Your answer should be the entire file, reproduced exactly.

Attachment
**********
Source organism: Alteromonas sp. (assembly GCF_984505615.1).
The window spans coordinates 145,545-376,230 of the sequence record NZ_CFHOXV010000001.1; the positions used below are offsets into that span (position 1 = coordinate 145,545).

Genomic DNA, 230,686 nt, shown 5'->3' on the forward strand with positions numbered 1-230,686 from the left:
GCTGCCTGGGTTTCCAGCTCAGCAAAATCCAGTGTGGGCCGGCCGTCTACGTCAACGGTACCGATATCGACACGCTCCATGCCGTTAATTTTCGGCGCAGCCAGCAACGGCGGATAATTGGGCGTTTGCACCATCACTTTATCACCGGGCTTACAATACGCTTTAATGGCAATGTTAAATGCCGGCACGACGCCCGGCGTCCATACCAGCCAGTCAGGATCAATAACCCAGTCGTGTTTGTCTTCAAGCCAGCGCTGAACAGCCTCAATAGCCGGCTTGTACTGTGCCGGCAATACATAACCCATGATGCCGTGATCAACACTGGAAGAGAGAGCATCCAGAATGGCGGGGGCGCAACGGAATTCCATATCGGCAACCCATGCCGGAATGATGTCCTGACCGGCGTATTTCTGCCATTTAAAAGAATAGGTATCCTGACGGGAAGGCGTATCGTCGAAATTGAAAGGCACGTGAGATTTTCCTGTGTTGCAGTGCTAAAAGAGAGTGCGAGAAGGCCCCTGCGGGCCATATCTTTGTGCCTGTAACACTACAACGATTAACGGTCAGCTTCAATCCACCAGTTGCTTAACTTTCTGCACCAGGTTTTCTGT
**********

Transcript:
Source organism: Alteromonas sp. (assembly GCF_984505615.1).
The window spans coordinates 145,545-376,230 of the sequence record NZ_CFHOXV010000001.1; the positions used below are offsets into that span (position 1 = coordinate 145,545).

Genomic DNA, 230,686 nt, shown 5'->3' on the forward strand with positions numbered 1-230,686 from the left:
GCTGCCTGGGTTTCCAGCTCAGCAAAATCCAGTGTGGGCCGGCCGTCTACGTCAACGGTACCGATATCGACACGCTCCATGCCGTTAATTTTCGGCGCAGCCAGCAACGGCGGATAATTGGGCGTTTGCACCATCACTTTATCACCGGGCTTACAATACGCTTTAATGGCAATGTTAAATGCCGGCACGACGCCCGGCGTCCATACCAGCCAGTCAGGATCAATAACCCAGTCGTGTTTGTCTTCAAGCCAGCGCTGAACAGCCTCAATAGCCGGCTTGTACTGTGCCGGCAATACATAACCCATGATGCCGTGATCAACACTGGAAGAGAGAGCATCCAGAATGGCGGGGGCGCAACGGAATTCCATATCGGCAACCCATGCCGGAATGATGTCCTGACCGGCGTATTTCTGCCATTTAAAAGAATAGGTATCCTGACGGGAAGGCGTATCGTCGAAATTGAAAGGCACGTGAGATTTTCCTGTGTTGCAGTGCTAAAAGAGAGTGCGAGAAGGCCCCTGCGGGCCATATCTTTGTGCCTGTAACACTACAACGATTAACGGTCAGCTTCAATCCACCAGTTGCTTAACTTTCTGCACCAGGTTTTCTGT